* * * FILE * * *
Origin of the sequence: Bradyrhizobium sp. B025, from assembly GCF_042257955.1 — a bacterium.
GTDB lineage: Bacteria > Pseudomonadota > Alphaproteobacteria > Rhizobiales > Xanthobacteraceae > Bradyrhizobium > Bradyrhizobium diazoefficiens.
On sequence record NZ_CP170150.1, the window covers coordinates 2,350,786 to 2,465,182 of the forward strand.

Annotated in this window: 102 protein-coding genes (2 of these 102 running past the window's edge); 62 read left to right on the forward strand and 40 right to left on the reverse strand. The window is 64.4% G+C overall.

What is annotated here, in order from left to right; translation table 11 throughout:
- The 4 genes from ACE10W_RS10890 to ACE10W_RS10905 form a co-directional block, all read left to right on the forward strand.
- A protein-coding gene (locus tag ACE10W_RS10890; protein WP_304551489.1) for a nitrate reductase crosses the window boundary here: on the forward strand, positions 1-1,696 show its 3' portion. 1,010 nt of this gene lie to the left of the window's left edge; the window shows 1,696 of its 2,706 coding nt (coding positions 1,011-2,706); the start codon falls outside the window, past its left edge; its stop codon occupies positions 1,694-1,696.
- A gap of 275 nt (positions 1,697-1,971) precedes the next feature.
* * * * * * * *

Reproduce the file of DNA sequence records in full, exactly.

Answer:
Origin of the sequence: Bradyrhizobium sp. B025, from assembly GCF_042257955.1 — a bacterium.
GTDB lineage: Bacteria > Pseudomonadota > Alphaproteobacteria > Rhizobiales > Xanthobacteraceae > Bradyrhizobium > Bradyrhizobium diazoefficiens.
On sequence record NZ_CP170150.1, the window covers coordinates 2,350,786 to 2,465,182 of the forward strand.

Annotated in this window: 102 protein-coding genes (2 of these 102 running past the window's edge); 62 read left to right on the forward strand and 40 right to left on the reverse strand. The window is 64.4% G+C overall.

What is annotated here, in order from left to right; translation table 11 throughout:
- The 4 genes from ACE10W_RS10890 to ACE10W_RS10905 form a co-directional block, all read left to right on the forward strand.
- A protein-coding gene (locus tag ACE10W_RS10890; protein WP_304551489.1) for a nitrate reductase crosses the window boundary here: on the forward strand, positions 1-1,696 show its 3' portion. 1,010 nt of this gene lie to the left of the window's left edge; the window shows 1,696 of its 2,706 coding nt (coding positions 1,011-2,706); the start codon falls outside the window, past its left edge; its stop codon occupies positions 1,694-1,696.
- A gap of 275 nt (positions 1,697-1,971) precedes the next feature.